1 Thessalonians 5:13 . “Regard them with a very special love for their works’ sake” (so thorough and important it is). “Be at peace among yourselves” (instead of introducing divisions and disorder by any insubordination or carping).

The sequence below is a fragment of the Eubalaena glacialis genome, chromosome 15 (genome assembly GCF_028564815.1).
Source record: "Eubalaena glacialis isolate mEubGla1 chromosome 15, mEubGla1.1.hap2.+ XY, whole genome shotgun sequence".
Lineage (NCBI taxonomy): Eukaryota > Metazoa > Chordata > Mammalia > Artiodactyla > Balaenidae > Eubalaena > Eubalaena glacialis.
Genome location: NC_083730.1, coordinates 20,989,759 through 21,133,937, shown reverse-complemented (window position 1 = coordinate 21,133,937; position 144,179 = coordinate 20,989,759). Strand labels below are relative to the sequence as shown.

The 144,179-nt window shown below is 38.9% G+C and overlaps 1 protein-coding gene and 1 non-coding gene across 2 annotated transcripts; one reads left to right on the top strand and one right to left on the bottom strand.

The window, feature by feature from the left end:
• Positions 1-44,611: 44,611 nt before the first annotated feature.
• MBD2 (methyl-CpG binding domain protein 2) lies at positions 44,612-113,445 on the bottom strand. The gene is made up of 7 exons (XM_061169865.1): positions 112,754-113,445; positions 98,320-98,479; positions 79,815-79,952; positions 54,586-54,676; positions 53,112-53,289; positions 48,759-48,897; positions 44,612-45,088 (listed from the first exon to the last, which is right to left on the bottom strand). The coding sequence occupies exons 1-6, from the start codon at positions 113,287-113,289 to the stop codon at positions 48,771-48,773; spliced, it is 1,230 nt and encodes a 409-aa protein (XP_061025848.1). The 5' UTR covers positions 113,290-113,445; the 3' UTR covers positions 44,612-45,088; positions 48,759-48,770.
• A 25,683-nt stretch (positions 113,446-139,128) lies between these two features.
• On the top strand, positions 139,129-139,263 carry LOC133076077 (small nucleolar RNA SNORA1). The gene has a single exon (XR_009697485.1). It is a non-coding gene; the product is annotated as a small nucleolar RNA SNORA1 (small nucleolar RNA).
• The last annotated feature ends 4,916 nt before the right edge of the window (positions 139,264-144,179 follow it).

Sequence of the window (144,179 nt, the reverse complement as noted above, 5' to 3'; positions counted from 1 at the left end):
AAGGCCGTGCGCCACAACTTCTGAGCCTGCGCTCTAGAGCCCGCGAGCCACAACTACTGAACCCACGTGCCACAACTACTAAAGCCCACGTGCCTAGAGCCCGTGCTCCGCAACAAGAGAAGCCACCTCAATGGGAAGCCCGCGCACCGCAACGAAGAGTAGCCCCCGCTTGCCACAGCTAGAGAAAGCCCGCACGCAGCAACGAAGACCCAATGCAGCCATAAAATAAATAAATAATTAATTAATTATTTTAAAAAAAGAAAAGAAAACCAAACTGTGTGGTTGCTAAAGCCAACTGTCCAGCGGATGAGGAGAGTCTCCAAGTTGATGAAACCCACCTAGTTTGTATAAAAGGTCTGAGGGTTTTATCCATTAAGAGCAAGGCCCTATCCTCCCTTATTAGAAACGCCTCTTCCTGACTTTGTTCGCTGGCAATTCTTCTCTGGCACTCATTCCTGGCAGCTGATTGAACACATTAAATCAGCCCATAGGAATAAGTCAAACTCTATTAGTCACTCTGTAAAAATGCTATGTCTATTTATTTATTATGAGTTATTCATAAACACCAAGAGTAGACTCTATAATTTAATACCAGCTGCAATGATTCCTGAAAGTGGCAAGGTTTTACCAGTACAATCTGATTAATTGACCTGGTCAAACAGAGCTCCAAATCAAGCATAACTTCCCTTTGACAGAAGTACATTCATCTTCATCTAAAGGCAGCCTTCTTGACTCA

1 Thessalonians 5:14 . The particular form of insubordination at Thessalonica was idleness (for the contemporary use of ἀτ . in this sense, see Oxyrh. Papyri , ii. 1901, p. 275). Similarly, in Olynth . iii. 11, Demosthenes denounces all efforts made to shield from punishment τοὺς ἀτακτοῦντας , i.e. , those citizens who shirk active service and evade the State’s call for troops. ὀλιγοψύχους = “faint-hearted” (under trial, 1 Thessalonians 1:6 , see references), ἀντέχεσθε (cleave to, put your arm round), ἀσθενῶν ( i.e. , not in health only but in faith or position, Acts 20:35 ), μακ . π . πάντας = do not lose temper or patience with any (of the foregoing classes) however unreasonable and exacting they may be ( cf. Proverbs 18:14 , LXX). The mutual services of the community are evidently not to be left to the προϊστάμενοι , for Paul here urges on the rank and file the same kind of social duties as he implies were incumbent upon their leaders ( cf. νουθετ . 12, 14). If ἀδελφοί here meant the προϊστάμενοι , it would have been more specificially defined. An antithesis between 12 and 14 would be credible in a speech, not in a letter.